Throughout recent history, we’ve gone through repeated cycles of dietary fads that shun certain types of food, including fats, carbs, and sugars. Corn Flakes, for example, were invented in 1894 as part of a low-fat diet craze, while the Atkins Diet, which shuns carbs and sugars, surged to popularity for the first time in 1974.
But are any of these dietary trends tied to real science about how what we eat affects obesity? A recent New York Times article explained that although diet has been studied extensively, there’s still not been a truly comprehensive, long-term study of the effects of diet on human obesity. We do have, however, a new study on mice that is shedding new light on the subject (and the results are surprising).
The Role of Fat In Obesity
A recent Cell Metabolism study followed lab mice on 29 different diets over a three-month period–which translates to a human being on a diet for nine years. The results even surprised the researchers: the only constant in the mice who became obese was a high-fat diet. In addition, mice on the high-fat diets also showed changes to their brains in the way that they processed rewards.
While this is only one study–and a study conducted on mice and not humans–it may show that consuming fat is closely linked to putting on fat, and while consuming sugars and carbs may have other negative health impacts, they may not be the main culprits when it comes to our waistlines.
Other Misconceptions About Obesity and Health
As research methods improve and our knowledge deepens, we are increasingly able to bust more and more myths about dieting and obesity. But even now, we have enough evidence to clear up some of the most common misconceptions. A 2013 special article in the New England Journal of Medicine outlined six such myths:
- Myth 1: Small changes in caloric intake or activity will result in large changes in body weight over time. In reality, making a small lifestyle changes can help you lose weight, but they won’t accumulate into large changes in weight as time goes by.
- Myth 2: It’s essential to set realistic weight-loss goals. Science actually shows that more ambitious goals are sometimes associated with better results, and that realistic goals don’t improve weight loss.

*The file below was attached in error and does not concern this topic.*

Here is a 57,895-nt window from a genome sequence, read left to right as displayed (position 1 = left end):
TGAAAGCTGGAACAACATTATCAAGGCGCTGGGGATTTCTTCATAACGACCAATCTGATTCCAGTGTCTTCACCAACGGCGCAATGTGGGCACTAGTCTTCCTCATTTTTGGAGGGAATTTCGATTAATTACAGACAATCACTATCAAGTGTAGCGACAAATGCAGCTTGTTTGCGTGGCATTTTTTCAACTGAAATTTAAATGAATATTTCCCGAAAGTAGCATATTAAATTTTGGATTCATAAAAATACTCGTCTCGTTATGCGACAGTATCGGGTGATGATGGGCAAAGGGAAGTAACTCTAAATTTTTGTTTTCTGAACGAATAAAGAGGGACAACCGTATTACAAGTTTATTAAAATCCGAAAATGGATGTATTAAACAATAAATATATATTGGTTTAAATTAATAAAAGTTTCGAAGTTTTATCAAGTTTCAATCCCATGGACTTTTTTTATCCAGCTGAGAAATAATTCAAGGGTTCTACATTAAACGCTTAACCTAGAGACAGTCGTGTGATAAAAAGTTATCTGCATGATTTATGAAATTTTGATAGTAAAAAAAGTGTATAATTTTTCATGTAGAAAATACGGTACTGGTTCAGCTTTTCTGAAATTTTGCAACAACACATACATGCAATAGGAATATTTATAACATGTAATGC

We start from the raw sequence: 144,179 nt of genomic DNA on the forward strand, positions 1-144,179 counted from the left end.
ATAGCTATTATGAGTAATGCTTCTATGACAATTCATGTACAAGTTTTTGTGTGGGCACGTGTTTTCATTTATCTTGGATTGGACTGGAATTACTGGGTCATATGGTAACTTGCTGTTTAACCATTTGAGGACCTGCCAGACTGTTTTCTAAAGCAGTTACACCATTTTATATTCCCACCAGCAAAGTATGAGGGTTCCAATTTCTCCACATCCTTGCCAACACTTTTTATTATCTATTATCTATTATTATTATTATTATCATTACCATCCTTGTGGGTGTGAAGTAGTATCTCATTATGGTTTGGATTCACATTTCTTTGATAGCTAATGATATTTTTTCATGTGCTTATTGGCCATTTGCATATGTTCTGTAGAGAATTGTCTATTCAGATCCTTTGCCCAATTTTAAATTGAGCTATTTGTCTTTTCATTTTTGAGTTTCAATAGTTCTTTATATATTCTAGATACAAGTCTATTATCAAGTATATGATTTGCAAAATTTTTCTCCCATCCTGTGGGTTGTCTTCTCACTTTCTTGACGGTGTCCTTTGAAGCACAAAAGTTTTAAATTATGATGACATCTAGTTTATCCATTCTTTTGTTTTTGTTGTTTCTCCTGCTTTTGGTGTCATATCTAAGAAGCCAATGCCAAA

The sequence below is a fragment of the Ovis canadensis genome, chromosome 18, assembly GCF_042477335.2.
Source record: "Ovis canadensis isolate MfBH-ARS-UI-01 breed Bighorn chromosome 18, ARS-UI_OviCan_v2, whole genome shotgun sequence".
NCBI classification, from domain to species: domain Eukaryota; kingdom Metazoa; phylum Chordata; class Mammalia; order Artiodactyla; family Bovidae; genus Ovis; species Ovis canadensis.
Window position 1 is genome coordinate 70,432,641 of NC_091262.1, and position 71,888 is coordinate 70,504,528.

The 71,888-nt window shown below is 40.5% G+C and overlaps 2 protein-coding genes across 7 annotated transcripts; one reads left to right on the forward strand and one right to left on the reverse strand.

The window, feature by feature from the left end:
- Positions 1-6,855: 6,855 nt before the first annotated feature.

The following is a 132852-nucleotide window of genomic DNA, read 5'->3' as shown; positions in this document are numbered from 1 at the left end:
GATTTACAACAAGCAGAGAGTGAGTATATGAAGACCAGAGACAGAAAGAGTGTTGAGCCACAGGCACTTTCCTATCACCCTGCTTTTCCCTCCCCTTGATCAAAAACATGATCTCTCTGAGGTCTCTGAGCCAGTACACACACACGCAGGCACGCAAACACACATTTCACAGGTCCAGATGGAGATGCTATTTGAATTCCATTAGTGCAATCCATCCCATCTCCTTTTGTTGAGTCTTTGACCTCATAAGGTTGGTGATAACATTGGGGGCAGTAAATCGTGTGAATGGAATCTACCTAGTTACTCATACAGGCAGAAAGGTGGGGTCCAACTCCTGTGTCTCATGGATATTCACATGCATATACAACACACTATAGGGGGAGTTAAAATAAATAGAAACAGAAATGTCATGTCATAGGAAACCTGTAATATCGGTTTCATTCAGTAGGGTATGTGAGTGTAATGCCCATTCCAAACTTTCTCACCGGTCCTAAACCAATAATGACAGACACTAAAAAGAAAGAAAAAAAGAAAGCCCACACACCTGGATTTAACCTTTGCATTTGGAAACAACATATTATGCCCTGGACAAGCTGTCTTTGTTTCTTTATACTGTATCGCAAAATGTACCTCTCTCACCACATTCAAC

- Myth 3: Rapid weight-loss is associated with poor long-term results. Studies have shown that it isn’t necessarily bad to lose weight somewhat rapidly, when it comes to long-term outcomes.
- Myth 4: You have to be “ready” to lose weight. A study has found that if you would like to lose weight, you are ready enough to make changes.
- Myth 5: Physical education classes help prevent childhood obesity. While exercise surely affects the health of kids, in their current form, PE classes don’t significantly affect students’ BMI.
- Myth 6: Breastfeeding protects kids against obesity. While breastfeeding has other proven benefits, for mother and child, protecting kids against obesity has never been found to be one of them.
Two Constants: Activity and Moderation
Fad diets come and go–and even accepted science can change over time. But large bodies of research consistently point toward a combination of physical movement and moderation when it comes to health and healthy weight. Along with the busted myths above, it’s something to think about as the holidays approach.
- Casazza, Krista. (2013). “Myths, Presumptions, and Facts about Obesity.” New England Journal of Medicine. https://www.nejm.org/doi/full/10.1056/NEJMsa1208051
- Hu, Sumei. (2018) “Dietary Fat, but Not Protein or Carbohydrate, Regulates Energy Intake and Cases Adiposity in Mice.” Cell Metabolism. https://www.cell.com/cell-metabolism/fulltext/S1550-4131(18)30392-9
- Reynolds, Gretchen. (2018) “Which Kinds of Food Make Us Fat?” New York Times. https://www.nytimes.com/2018/09/25/well/eat/which-kinds-of-foods-make-us-fat.html?
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